The next thing to do will be to make the shopping experience a better one, says Saboo. “We, as retailers, have to understand the legacy of the brand, know the why and how of a brand to help our customers choose a particular watch,” he says, adding that “there has to be an emphasis on getting in touch with the customers over the Internet and providing post-sale services.”
For Johnson, which has 12 points of sales in capital and NCR, it is more important to mark their presence in other parts of the country. “Pan-India presence is important. It’s logistically impossible to travel every time to Chennai, for example, to sell a watch to one of our clients.”
But the sector is facing various challenges such as high import duties and varied taxation.
“We are eagerly waiting for the GST (goods and services tax) to kick in as soon as possible,” says Saboo, adding “that would make life so much easier.”
Also, there is a need for quality retail space. There are few malls and, therefore, their rentals are too steep, according to the retailers.
Taneja of Kapoor Watch mentions the need for a regulatory body as well. “There is a cut-throat competition and some retailers are offering enormous discounts, sometimes to the extent which is not sustainable at all. This kind of price cutting is extremely crucial and it is hampering growth.”
Key market: A customer checks out watches at a showroom in New Delhi. Photo: Priyanka Parashar/Mint
“To check that,” he says, “we need to sit together and appoint someone who can ensure fair-pricing.”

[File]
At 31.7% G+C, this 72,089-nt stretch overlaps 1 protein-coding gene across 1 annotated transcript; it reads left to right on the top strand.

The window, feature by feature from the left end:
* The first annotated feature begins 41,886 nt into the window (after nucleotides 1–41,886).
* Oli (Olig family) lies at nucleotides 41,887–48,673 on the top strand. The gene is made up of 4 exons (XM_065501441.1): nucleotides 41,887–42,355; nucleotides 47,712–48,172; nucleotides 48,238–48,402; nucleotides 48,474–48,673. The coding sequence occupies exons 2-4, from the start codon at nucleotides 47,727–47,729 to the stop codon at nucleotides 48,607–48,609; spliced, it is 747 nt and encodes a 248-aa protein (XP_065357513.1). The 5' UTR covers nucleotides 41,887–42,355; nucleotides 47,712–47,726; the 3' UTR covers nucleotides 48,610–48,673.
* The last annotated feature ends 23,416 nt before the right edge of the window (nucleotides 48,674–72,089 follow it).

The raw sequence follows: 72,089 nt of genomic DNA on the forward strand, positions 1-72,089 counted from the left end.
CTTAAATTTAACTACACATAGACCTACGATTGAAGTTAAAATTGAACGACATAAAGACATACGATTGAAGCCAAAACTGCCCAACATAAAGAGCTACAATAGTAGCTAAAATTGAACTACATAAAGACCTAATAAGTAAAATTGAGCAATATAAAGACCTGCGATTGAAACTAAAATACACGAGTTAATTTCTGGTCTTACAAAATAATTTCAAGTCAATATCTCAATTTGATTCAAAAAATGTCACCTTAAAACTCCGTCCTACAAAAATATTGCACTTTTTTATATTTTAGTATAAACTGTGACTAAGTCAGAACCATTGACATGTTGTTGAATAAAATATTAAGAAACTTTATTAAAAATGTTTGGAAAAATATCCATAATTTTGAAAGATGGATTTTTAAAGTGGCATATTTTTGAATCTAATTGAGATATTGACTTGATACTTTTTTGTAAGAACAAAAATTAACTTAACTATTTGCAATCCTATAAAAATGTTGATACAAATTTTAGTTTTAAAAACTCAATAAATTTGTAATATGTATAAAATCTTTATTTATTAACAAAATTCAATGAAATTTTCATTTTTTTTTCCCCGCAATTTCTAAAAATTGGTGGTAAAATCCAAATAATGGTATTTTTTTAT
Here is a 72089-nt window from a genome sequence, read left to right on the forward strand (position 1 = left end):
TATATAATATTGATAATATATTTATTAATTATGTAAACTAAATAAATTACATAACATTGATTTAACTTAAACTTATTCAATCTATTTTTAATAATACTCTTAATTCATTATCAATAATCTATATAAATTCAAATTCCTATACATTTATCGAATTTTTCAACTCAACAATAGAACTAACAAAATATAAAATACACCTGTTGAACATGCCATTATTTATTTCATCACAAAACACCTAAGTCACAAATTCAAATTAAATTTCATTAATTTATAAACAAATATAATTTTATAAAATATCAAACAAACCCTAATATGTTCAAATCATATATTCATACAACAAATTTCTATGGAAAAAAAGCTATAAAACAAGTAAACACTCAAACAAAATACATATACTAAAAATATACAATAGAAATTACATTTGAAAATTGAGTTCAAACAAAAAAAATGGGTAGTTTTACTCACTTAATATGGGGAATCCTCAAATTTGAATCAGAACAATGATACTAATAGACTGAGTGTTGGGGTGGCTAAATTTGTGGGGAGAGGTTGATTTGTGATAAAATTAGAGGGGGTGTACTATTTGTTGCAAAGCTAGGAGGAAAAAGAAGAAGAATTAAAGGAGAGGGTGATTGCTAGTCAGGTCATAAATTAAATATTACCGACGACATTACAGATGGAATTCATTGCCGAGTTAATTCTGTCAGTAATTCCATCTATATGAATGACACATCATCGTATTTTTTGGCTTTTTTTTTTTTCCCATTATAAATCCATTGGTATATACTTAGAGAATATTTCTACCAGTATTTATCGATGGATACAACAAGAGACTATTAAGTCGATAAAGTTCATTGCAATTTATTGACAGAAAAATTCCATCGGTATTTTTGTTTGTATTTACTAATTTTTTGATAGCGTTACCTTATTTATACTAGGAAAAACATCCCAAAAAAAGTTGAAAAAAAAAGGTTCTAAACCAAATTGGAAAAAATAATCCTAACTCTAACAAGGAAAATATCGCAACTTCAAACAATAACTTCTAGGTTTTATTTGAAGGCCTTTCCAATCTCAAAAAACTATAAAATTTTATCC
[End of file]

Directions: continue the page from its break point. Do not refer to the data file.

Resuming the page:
Taneja explains: “There is varied discount that retailers give in India, which is sometimes as much as 20%. (If you go to China, it is around 10% and in Hong Kong, it is only 6-7% and they wouldn’t go beyond that.) That leaves us with a margin of a mere 3-5%, which is not sustainable. We need to have at least 10-15% margin to stay afloat and do business properly.”
The issues of foreign direct investment restrictions on single brand retail and the grey market are also areas of concern.
But despite the challenges, the retailers remain upbeat. The economic slowdown seems to have no effect on the demand for high-end timepieces. “It might eventually have some impact (even then, I am sure there will be factors to cushion the impact), but so far there seems to be none. In fact, it looks like it’s more on paper than anything else,” says Saboo.
Growth in disposable incomes and rising number of high net-worth individuals coupled with growing brand awareness is also going to help the industry.
“What you will see next is the consolidation phase,” says Saboo. “You will see lesser number of brands per store, but there will be more extensive range per brand. There will be lot many brands, greater visibility, lot of stores will be coming up and the weaker players will be weeded out.”
In terms of trends, the retailers say unanimously, mechanical watches will rule. There is a shift to the classical design. Another trend will be growing demand for sporty and semi-formal watches and multiple ownership for various occasions. People will also start experimenting with the lesser-known brands. “All in all, we will be getting closer to the global urban trend,” says Saboo.